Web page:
To be sure, I’ve made the mistake (perhaps like Job) of trying to be all things for my family. Although God has given me the privilege of experiencing the joy of fathering children, He will not share the exclusive right of being The Provider for all children. He reminds me of that often. When we brought your brother home from the hospital, like most first-time parents, neither your mother nor I could sleep that first night. Both of us kept waking up, putting our hands on his little body to make sure that he was still breathing. After surviving a few nights at home, we began to gain the confidence that we could do this—that we could watch over our child and protect him from harm. But things got progressively worse. As Andrew grew, life got riskier. At first, he was a one-dimensional creature. We put him on the blanket, he stayed on the blanket. We could even leave the room, return, and still find him where we left him. But then, he developed into a two-dimensional creature. He starting crawling around, moving to and fro. We found that we could no longer leave him in a room for any length of time. Evidently, all those times he looked liked he was innocently entertaining himself, looking around the room unable to go anywhere, he was secretly planning his strategy, taking inventory of everything he wanted to get his hands on when he could crawl. Not to be outdone by a six-month old, your mother and I secured the premises, trying to make our home child-proof. Just when we thought we had everything under control, Andrew graduated to three-dimensional status. He joined the world of the vertical. He learned to walk. At first, I tried to go everywhere he went, anticipating every fall, removing every obstacle. But that didn’t last long. Bumps and bruises are the prices paid for experimenting with the laws of gravity. I found that I was better at damage control than creating the optimum environment where a baby could learn to walk without the risk of falling. To pick him up when he fell, to doctor a scrape on his knee, to assure him that everything would be all right, this seemed to be my predestined role as father.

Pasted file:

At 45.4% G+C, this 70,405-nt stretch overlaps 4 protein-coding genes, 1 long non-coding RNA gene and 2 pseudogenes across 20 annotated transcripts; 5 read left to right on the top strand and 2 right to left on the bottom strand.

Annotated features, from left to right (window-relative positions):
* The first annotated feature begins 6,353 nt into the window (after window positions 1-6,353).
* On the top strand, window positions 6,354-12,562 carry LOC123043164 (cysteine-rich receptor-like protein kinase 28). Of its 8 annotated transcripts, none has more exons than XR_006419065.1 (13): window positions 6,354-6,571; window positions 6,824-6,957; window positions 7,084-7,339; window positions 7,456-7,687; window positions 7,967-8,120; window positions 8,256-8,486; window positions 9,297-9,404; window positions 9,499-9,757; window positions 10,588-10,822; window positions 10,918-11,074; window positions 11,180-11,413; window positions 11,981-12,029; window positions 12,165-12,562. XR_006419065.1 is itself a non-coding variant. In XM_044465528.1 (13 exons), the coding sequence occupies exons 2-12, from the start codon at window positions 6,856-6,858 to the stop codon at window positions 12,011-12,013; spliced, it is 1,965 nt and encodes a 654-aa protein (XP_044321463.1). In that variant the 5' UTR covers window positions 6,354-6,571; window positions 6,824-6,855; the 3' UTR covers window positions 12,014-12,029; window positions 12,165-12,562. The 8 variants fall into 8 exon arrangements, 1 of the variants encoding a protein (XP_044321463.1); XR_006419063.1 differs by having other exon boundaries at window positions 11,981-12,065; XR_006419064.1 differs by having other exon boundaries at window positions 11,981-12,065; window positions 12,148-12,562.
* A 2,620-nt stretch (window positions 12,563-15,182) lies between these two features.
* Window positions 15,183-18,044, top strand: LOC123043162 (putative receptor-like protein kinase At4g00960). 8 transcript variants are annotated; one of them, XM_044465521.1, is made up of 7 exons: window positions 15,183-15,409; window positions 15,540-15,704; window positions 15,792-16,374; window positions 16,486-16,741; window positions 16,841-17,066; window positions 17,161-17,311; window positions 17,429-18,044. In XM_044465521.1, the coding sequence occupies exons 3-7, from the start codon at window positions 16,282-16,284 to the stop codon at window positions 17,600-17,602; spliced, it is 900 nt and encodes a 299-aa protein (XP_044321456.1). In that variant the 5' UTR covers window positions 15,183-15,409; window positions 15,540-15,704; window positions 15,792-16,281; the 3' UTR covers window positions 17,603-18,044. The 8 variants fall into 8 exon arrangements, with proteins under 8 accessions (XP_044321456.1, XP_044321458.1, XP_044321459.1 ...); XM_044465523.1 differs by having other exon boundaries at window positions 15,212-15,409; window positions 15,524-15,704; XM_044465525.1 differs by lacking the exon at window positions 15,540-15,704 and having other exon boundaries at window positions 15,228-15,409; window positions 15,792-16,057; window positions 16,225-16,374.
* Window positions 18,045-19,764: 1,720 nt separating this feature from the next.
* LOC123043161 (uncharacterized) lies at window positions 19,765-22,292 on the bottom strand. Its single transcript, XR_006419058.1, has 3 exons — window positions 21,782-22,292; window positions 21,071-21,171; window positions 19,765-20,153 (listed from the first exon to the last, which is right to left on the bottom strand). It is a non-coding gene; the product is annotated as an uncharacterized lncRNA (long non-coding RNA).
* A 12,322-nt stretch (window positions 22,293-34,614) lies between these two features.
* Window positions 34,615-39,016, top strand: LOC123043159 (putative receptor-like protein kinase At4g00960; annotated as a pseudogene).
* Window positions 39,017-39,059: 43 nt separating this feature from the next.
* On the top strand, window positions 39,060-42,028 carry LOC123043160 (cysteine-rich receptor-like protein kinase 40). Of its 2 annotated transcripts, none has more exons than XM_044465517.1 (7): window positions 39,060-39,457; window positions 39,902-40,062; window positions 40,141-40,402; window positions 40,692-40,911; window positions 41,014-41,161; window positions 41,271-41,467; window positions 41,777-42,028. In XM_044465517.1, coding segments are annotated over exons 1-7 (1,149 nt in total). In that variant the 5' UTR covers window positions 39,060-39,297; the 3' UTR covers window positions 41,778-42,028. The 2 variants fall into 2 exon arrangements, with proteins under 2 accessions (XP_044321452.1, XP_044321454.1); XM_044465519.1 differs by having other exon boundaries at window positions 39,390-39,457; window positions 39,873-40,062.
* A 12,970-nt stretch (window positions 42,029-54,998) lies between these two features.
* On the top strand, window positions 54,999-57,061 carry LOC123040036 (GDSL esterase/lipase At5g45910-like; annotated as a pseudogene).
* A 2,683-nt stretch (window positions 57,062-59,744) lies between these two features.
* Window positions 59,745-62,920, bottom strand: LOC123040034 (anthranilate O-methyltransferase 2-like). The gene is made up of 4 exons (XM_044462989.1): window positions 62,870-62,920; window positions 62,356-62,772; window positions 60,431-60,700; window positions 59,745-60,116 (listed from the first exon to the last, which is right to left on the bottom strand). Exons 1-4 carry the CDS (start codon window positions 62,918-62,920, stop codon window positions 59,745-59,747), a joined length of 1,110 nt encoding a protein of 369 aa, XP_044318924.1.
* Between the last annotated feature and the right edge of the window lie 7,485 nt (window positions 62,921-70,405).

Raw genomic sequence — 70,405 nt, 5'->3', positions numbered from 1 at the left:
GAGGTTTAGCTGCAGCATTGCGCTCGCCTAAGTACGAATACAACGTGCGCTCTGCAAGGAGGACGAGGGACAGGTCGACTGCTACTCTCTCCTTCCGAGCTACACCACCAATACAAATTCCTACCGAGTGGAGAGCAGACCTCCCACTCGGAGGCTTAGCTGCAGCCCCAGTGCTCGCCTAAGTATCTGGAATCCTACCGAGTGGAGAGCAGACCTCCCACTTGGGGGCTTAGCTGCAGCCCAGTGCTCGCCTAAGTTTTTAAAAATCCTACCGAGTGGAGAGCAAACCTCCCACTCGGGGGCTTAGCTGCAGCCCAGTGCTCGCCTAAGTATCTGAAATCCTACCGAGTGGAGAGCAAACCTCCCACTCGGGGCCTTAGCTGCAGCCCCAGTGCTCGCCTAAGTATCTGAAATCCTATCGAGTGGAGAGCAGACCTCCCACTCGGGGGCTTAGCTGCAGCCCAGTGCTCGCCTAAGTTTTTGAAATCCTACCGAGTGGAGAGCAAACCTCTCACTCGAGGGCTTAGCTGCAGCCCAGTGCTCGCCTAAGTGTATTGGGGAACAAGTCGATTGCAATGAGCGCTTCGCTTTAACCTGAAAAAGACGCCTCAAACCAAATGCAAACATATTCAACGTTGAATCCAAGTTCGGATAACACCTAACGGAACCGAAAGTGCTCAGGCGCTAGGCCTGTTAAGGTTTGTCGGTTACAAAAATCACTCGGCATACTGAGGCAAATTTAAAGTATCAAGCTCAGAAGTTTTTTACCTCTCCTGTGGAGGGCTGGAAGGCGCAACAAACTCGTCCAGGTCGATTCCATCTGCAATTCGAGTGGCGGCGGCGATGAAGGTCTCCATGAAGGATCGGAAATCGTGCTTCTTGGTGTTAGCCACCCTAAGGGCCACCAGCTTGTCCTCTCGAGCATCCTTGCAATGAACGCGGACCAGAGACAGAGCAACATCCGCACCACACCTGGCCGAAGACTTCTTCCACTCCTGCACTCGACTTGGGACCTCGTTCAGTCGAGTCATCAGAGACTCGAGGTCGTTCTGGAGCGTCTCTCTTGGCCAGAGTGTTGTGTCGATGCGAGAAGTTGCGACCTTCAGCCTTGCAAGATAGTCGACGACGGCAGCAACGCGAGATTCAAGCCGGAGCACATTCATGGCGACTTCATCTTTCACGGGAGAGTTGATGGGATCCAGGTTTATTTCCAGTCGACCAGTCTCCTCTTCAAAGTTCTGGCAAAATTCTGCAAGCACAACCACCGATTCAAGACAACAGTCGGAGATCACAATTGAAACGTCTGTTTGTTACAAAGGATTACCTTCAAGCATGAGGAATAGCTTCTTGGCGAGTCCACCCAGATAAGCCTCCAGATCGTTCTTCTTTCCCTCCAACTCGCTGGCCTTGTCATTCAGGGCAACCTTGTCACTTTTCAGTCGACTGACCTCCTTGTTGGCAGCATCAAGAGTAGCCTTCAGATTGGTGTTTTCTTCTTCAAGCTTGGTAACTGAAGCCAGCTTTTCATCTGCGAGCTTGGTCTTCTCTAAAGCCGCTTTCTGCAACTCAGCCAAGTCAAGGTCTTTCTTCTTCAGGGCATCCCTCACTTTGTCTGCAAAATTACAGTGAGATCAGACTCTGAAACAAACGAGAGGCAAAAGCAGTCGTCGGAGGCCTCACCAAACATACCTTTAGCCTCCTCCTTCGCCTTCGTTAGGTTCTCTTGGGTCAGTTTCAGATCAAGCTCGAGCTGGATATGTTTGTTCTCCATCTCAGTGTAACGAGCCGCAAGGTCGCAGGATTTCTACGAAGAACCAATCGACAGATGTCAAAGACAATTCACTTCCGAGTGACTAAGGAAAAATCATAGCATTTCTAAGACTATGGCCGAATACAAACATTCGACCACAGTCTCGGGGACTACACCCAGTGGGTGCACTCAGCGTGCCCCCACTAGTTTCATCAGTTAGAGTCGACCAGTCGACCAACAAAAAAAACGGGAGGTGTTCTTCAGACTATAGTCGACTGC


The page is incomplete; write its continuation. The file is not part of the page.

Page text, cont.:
It’s hard breaking the news to your child that the world can be a harsh place. That bad things happen to good people, that good people can be cruel sometimes, that we all sin and fall short of what God hopes for us. That we all die. We want to keep that part a secret as long as we can. Adults don’t like talking about death; who looks forward to telling their children the truth? Last week your sister asked your mother about death. We were all in the car, driving past a cemetery, when Emma said, “Mom, is that the place where ghosts live?” Your mother delicately tried to tell her that cemeteries are for people. She couldn’t conceive of such a thing. As your mother tried to explain to a five-year-old girl about the reality of life and death, my heart died inside. I remember the first time it happened, when Andrew asked me a question about death and dying as we were driving down the road. I didn’t want to tell him the truth. I wanted to make something up, or assure him that he didn’t need to think about such things. But I told him the truth, for his own good.